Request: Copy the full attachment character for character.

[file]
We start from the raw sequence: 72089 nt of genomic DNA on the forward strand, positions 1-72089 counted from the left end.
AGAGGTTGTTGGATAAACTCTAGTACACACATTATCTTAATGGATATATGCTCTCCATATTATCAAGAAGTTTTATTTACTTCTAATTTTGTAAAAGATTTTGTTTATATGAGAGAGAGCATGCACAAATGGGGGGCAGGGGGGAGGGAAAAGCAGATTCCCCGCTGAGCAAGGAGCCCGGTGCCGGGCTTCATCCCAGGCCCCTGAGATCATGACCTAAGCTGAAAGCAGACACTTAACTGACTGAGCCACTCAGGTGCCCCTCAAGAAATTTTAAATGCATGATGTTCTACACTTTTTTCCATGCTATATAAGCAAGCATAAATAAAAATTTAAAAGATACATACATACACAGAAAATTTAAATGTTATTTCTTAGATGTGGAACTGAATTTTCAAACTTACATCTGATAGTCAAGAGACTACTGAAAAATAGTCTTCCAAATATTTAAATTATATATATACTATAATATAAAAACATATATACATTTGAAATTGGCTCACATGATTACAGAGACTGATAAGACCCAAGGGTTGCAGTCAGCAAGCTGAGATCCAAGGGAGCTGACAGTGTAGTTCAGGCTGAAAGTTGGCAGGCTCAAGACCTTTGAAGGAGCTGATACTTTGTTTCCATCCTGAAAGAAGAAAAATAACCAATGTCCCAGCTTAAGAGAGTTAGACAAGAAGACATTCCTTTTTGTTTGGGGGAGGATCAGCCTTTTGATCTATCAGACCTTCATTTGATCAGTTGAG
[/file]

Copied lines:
We start from the raw sequence: 72089 nt of genomic DNA on the forward strand, positions 1-72089 counted from the left end.
AGAGGTTGTTGGATAAACTCTAGTACACACATTATCTTAATGGATATATGCTCTCCATATTATCAAGAAGTTTTATTTACTTCTAATTTTGTAAAAGATTTTGTTTATATGAGAGAGAGCATGCACAAATGGGGGGCAGGGGGGAGGGAAAAGCAGATTCCCCGCTGAGCAAGGAGCCCGGTGCCGGGCTTCATCCCAGGCCCCTGAGATCATGACCTAAGCTGAAAGCAGACACTTAACTGACTGAGCCACTCAGGTGCCCCTCAAGAAATTTTAAATGCATGATGTTCTACACTTTTTTCCATGCTATATAAGCAAGCATAAATAAAAATTTAAAAGATACATACATACACAGAAAATTTAAATGTTATTTCTTAGATGTGGAACTGAATTTTCAAACTTACATCTGATAGTCAAGAGACTACTGAAAAATAGTCTTCCAAATATTTAAATTATATATATACTATAATATAAAAACATATATACATTTGAAATTGGCTCACATGATTACAGAGACTGATAAGACCCAAGGGTTGCAGTCAGCAAGCTGAGATCCAAGGGAGCTGACAGTGTAGTTCAGGCTGAAAGTTGGCAGGCTCAAGACCTTTGAAGGAGCTGATACTTTGTTTCCATCCTGAAAGAAGAAAAATAACCAATGTCCCAGCTTAAGAGAGTTAGACAAGAAGACATTCCTTTTTGTTTGGGGGAGGATCAGCCTTTTGATCTATCAGACCTTCATTTGATCAGTTGAG